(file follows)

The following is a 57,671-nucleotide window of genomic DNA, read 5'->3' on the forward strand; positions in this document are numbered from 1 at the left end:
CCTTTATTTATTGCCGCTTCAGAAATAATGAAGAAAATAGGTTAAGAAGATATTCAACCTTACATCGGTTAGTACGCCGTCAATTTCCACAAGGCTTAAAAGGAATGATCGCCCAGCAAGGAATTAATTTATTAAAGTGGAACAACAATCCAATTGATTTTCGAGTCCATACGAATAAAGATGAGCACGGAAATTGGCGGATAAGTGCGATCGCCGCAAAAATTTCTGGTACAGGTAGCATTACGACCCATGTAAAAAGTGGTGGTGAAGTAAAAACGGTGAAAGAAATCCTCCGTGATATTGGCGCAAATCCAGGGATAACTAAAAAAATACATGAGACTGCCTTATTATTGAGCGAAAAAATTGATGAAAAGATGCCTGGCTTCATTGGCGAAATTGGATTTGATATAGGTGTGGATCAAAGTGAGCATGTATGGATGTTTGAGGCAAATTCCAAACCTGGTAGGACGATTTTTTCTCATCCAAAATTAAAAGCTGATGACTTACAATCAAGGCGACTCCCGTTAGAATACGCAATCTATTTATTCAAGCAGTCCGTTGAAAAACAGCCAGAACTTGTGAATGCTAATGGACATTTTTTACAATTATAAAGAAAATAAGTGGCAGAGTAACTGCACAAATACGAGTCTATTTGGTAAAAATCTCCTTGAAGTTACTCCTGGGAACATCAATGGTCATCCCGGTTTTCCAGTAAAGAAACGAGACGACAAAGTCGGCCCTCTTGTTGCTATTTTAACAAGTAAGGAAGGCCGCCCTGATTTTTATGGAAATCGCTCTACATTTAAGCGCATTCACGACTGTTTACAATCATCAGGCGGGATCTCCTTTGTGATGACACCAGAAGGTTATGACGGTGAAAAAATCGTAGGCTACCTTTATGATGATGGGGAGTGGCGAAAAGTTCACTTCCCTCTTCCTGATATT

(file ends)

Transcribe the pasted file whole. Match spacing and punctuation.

The following is a 57,671-nucleotide window of genomic DNA, read 5'->3' on the forward strand; positions in this document are numbered from 1 at the left end:
CCTTTATTTATTGCCGCTTCAGAAATAATGAAGAAAATAGGTTAAGAAGATATTCAACCTTACATCGGTTAGTACGCCGTCAATTTCCACAAGGCTTAAAAGGAATGATCGCCCAGCAAGGAATTAATTTATTAAAGTGGAACAACAATCCAATTGATTTTCGAGTCCATACGAATAAAGATGAGCACGGAAATTGGCGGATAAGTGCGATCGCCGCAAAAATTTCTGGTACAGGTAGCATTACGACCCATGTAAAAAGTGGTGGTGAAGTAAAAACGGTGAAAGAAATCCTCCGTGATATTGGCGCAAATCCAGGGATAACTAAAAAAATACATGAGACTGCCTTATTATTGAGCGAAAAAATTGATGAAAAGATGCCTGGCTTCATTGGCGAAATTGGATTTGATATAGGTGTGGATCAAAGTGAGCATGTATGGATGTTTGAGGCAAATTCCAAACCTGGTAGGACGATTTTTTCTCATCCAAAATTAAAAGCTGATGACTTACAATCAAGGCGACTCCCGTTAGAATACGCAATCTATTTATTCAAGCAGTCCGTTGAAAAACAGCCAGAACTTGTGAATGCTAATGGACATTTTTTACAATTATAAAGAAAATAAGTGGCAGAGTAACTGCACAAATACGAGTCTATTTGGTAAAAATCTCCTTGAAGTTACTCCTGGGAACATCAATGGTCATCCCGGTTTTCCAGTAAAGAAACGAGACGACAAAGTCGGCCCTCTTGTTGCTATTTTAACAAGTAAGGAAGGCCGCCCTGATTTTTATGGAAATCGCTCTACATTTAAGCGCATTCACGACTGTTTACAATCATCAGGCGGGATCTCCTTTGTGATGACACCAGAAGGTTATGACGGTGAAAAAATCGTAGGCTACCTTTATGATGATGGGGAGTGGCGAAAAGTTCACTTCCCTCTTCCTGATATT